“When the World Junior & U23 Championships were held in Erzurum, Turkey in 2012 and Almaty, Kazakhstan in 2015, the air was possible the worst I have ever seen at a race venue,” Logan Hanneman of Alaska Pacific University (APU) wrote in an email.
Of the four Junior/U23 World Championships Hanneman has competed in, Erzurum and Almaty stood out for one reason: smog.
“In both locations, it seemed that the pollution was caused by poorly-regulated and designed coal power plants,” he explained. “With the large surrounding mountains in both locations, the inversion that would form during the night would suppress the pollution down to the valley floor and into the town where the teams were staying. The race venue in Almaty was above the pollution, but only in the early morning before it began to rise up the mountains.”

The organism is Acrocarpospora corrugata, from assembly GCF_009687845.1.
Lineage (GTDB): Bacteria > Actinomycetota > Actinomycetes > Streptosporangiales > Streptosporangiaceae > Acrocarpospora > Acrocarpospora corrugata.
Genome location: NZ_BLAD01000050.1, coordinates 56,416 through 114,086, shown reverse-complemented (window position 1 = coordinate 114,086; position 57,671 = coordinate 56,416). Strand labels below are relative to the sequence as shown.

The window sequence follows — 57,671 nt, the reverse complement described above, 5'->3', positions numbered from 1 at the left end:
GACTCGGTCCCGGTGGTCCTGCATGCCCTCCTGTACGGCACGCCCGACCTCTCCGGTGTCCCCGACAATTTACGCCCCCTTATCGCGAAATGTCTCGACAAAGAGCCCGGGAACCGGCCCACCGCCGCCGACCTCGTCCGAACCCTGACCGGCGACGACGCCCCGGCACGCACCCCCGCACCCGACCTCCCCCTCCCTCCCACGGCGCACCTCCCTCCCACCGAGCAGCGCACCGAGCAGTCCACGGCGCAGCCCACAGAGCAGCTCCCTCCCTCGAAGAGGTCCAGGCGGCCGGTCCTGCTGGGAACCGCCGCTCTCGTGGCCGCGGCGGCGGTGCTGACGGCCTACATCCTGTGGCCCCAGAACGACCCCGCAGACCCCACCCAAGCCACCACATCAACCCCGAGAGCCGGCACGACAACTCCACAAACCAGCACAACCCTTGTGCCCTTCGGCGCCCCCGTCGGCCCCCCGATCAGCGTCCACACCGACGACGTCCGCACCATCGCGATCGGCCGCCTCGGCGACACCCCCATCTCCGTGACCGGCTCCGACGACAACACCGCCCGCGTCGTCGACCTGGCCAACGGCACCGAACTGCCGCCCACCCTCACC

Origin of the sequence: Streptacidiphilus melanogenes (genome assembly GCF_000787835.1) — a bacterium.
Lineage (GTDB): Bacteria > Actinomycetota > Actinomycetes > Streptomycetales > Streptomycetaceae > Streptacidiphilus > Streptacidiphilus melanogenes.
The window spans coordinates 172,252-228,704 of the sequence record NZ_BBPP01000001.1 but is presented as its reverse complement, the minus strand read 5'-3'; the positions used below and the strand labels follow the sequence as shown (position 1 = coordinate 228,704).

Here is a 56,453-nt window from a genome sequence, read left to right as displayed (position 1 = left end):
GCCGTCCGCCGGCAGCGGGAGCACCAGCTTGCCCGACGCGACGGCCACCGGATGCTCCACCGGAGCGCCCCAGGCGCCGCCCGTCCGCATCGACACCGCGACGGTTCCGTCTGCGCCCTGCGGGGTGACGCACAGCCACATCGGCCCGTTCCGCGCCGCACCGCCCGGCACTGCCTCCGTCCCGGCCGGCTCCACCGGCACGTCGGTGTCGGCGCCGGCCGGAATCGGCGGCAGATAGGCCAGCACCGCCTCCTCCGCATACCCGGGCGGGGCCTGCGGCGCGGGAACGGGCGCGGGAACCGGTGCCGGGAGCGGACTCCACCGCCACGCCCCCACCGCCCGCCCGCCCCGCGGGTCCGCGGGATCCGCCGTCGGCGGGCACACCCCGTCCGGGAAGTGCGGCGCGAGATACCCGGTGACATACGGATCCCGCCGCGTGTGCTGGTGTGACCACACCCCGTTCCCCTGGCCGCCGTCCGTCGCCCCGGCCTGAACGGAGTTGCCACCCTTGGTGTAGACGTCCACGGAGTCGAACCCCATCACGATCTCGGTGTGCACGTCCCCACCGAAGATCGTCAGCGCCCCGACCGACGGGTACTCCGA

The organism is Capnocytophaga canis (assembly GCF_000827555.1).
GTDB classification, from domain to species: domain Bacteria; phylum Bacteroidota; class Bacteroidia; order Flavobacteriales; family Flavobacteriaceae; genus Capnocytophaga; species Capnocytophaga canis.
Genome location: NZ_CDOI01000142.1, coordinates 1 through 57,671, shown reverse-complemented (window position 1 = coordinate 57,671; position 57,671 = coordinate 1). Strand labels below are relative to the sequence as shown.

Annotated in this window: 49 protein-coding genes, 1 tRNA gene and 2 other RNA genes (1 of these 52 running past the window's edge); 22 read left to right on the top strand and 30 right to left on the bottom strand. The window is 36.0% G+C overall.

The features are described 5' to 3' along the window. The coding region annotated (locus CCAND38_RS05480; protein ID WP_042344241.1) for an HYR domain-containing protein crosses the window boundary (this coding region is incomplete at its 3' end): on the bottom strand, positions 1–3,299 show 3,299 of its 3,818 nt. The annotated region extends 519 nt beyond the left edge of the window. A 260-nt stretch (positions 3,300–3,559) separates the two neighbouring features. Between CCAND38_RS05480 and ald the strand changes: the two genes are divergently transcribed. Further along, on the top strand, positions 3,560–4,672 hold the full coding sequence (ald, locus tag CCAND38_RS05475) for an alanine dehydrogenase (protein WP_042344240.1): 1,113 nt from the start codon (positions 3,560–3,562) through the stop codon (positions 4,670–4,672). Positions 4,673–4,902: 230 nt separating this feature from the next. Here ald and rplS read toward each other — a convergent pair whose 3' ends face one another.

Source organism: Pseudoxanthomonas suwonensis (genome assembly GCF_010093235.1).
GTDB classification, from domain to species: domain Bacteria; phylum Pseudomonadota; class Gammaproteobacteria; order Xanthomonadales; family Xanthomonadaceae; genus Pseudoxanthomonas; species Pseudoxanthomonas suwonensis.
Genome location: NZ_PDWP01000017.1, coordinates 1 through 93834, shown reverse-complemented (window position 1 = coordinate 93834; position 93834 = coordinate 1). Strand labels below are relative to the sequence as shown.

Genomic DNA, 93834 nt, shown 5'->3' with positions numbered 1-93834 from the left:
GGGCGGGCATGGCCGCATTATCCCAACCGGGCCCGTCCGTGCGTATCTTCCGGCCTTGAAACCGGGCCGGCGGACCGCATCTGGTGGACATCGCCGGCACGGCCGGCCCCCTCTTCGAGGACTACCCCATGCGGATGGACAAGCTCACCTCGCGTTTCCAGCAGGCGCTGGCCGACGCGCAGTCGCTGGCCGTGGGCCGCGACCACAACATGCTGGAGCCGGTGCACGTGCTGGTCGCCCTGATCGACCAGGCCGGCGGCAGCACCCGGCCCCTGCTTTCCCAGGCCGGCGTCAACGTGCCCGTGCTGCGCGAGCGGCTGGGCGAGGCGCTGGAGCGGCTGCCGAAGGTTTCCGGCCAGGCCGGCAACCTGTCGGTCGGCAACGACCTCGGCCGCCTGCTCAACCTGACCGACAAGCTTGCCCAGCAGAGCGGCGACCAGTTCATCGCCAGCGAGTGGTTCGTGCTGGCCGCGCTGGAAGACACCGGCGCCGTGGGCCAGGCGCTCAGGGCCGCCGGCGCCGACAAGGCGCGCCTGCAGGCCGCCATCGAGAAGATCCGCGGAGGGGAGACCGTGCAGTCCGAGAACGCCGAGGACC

That was a nightmare for many athletes, including those who do suffer from asthma. Kern, now a U.S. Ski Team member based at Stratton Mountain School and Dartmouth College, remembers Almaty and its health challenges well.
“I had the experience of having my worst asthma attack ever in Almaty and I attribute that to the poor air quality,” she wrote. “I know some of my teammates who have never had any issues breathing even mentioned having some issues in Almaty.”
In fact, the International Olympic Committee released a consensus statement about asthma and elite athletes in 2008. In it, they addressed the influence of air pollution on the prevalence of airway problems during training and competition.
“Airway function can be affected by exposure to seasonal and perennial allergens in sensitized individuals, dry/cold air, and poor quality air containing pollutants such as chlorine derivatives in swimming pools, ozone and oxides of nitrogen, and fine and ultrafine PM derived from combustion,” the group wrote. “The effects may be greater in subjects with asthma than without asthma.”